How a Miami Company Cyber Attacked Rebels in Syria

Across rebel-held Syria last September, an innocuous-seeming image of a man kissing a woman flashed across computer screens. It prompted curiosity and clicks. But as rebels soon learned, the image was actually a virus, and they'd just infected their computers. For months, as Syria descended deeper into chaos and President Barack Obama threatened war, no one knew who had created the virus, or why.

Until now.

The source of the virus, which roiled international press and at first appeared to indict the Syrian Electronic Army, was actually much closer to home.

Computer experts say the Miami company Avesta Networks LLC, headquartered in a beige office building at 7950 NW 53rd St. until it was shuttered last year, was the source of the malware, which opened computers like treasure chests and allowed malicious hackers to make off with all the gold.

The connection was discovered by the Electronic Frontier Foundation. The nonprofit organization on December 28 released a report explaining how it used IP addresses to trace the source of the virus. In a message to New Times, Avesta Networks denies that allegation: "Let me assure you that Avesta Networks was never involved in any sort of criminal act directly, and is not planning to do so in the future."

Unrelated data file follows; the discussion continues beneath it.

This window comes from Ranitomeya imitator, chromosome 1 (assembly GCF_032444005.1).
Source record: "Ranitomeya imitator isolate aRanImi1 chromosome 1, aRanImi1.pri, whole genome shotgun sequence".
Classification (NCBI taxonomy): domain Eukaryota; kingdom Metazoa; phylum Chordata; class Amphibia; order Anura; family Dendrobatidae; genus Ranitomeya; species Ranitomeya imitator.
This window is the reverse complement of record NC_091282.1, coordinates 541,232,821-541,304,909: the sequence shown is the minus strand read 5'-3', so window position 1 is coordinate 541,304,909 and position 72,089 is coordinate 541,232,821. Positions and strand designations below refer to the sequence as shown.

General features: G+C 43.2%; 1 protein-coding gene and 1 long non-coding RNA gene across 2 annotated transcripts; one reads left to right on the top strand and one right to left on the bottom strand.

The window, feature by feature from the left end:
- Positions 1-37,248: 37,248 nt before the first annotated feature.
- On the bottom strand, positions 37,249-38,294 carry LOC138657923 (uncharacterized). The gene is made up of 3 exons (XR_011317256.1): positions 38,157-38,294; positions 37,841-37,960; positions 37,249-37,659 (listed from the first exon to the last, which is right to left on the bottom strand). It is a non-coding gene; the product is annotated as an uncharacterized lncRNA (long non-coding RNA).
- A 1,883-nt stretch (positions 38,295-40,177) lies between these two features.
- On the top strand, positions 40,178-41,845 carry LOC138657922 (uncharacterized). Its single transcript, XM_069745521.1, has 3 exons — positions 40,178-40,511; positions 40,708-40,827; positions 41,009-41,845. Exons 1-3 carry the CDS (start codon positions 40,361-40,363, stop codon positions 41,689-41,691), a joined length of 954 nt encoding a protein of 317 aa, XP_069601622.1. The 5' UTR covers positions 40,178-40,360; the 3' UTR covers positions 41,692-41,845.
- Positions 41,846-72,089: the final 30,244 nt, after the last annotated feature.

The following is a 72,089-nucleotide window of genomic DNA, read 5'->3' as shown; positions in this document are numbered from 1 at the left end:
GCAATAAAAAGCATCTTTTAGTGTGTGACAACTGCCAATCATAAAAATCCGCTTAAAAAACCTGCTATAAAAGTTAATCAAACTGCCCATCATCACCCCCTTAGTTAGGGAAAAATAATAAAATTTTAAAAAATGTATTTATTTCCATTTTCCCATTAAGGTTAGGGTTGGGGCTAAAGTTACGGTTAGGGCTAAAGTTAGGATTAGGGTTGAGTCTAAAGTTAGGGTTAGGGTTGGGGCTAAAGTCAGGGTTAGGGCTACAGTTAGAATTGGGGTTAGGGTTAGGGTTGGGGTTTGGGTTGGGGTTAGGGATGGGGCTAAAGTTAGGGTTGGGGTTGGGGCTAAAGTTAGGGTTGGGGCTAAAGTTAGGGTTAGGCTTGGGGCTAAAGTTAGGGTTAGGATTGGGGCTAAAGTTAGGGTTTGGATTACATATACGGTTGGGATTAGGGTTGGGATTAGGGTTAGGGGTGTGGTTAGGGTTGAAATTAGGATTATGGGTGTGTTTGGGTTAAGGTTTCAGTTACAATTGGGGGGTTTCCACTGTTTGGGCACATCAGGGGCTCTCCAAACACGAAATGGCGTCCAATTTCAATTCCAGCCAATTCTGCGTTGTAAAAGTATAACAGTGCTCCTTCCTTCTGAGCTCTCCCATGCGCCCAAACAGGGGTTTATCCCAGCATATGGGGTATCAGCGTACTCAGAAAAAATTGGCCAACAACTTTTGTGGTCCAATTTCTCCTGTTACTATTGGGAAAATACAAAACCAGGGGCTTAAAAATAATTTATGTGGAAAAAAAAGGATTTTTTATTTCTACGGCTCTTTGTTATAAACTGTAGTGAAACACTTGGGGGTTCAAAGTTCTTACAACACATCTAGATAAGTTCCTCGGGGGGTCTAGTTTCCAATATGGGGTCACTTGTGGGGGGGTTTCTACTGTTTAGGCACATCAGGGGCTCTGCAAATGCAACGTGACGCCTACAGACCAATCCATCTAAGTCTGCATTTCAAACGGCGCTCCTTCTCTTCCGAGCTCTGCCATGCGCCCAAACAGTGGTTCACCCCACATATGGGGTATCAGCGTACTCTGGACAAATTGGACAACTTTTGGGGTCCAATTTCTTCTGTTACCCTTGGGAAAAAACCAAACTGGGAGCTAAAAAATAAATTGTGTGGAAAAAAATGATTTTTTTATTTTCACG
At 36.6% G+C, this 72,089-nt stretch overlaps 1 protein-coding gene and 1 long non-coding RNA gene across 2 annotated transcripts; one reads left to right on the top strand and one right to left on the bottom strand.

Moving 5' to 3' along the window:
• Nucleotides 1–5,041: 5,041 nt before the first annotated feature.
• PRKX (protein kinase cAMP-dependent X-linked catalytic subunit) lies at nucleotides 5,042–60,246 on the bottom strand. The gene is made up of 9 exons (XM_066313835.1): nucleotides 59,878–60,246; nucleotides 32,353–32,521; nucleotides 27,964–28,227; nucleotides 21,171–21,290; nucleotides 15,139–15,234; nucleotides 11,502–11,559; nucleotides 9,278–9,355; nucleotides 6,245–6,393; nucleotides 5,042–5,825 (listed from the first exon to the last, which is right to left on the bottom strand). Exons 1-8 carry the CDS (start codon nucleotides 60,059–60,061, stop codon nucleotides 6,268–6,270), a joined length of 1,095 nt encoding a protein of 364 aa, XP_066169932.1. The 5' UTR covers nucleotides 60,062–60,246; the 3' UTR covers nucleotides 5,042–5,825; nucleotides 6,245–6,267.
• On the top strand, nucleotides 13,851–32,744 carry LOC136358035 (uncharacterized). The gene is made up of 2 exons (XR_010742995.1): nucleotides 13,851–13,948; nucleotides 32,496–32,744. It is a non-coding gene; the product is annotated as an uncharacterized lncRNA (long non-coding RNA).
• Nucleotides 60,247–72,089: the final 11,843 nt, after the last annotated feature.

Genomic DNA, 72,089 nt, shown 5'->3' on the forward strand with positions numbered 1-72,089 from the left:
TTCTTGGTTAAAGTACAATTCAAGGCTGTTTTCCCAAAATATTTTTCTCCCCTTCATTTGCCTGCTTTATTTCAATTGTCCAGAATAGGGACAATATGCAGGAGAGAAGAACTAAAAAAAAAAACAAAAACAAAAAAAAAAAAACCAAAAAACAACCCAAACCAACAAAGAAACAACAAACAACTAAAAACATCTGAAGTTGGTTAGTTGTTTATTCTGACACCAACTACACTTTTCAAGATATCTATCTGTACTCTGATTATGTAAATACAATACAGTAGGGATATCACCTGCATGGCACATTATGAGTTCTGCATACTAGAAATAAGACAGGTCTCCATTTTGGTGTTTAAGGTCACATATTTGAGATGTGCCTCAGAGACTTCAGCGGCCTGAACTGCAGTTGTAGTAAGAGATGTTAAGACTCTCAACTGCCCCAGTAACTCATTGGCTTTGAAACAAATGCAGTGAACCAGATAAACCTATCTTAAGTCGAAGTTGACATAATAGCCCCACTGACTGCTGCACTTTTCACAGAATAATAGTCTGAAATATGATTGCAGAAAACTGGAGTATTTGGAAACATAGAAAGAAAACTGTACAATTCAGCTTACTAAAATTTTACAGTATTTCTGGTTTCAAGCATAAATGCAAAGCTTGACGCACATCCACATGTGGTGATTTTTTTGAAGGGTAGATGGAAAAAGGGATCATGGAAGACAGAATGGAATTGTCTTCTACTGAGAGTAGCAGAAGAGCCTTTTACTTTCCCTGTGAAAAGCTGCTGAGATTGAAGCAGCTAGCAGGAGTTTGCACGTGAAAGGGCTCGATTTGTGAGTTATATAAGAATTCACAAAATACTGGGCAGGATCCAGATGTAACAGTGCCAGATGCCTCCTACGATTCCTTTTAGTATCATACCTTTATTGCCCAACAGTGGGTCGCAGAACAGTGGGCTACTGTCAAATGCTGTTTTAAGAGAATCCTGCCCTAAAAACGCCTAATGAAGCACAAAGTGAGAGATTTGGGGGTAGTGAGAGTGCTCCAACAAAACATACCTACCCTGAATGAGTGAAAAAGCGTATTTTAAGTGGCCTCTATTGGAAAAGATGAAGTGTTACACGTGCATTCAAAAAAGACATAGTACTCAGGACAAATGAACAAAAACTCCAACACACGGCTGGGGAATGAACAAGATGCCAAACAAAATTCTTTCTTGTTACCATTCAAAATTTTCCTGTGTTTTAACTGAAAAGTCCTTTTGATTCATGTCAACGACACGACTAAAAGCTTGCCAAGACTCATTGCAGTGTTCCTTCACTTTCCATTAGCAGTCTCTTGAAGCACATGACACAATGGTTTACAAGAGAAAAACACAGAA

"With that said, we absolutely deny and sort of relationship with any online crime that took place in our network. We never let that continue for more than 24 hours."

Either way, the Miami-based attack represented one more bit of cyber espionage in a conflict already glutted with it. A clandestine group called the Syrian Electronic Army, which supports embattled President Bashar al-Assad, has targeted Western news organizations it perceives as perpetuating bias against him. It's taken on the Washington Post, New York Times, and Associated Press (but not New Times!).

Now, Avesta Networks, which has pumped out Trojans and other malware before, has become the newest culprit in what's become an international match of cyber brinkmanship.

The company's owner, Aria Fahimipour, is a slender Iranian with a wide smile and a well-groomed beard. He didn't return requests for comment, but according to his LinkedIn account, he's owned the company for eight years -- although state business records show Avesta existed only between 2012 and 2013. He's also worked for an Iranian company, HostIran Networks, and claims to reside in the United Arab Emirates. (The Iranian government has expressed open support for al-Assad.)

It's unclear what else, precisely, Avesta Networks does, if anything. Its website is broken, no one answered its phone when New Times called, and its Facebook page has exactly nine "likes." The Facebook page declares in wonky terms that the company offers "multi location hyper-v hosting solutions."

"It's clearly a shell company," says Dave Mass of the Electronic Frontier Foundation, which has investigated Avesta. Mass says the Miami company is "pumping out Trojans and viruses and targeting Syrian activists... It's just strange."

It's unclear whether Fahimipour himself authored the viruses. One of the only digital words he's left behind are in a comment about a YouTube video called "A Night in Tehran Allah."

"The only thing we have is GOD!" Fahimipour wrote. "We are all with you, all over the world. God is great!"

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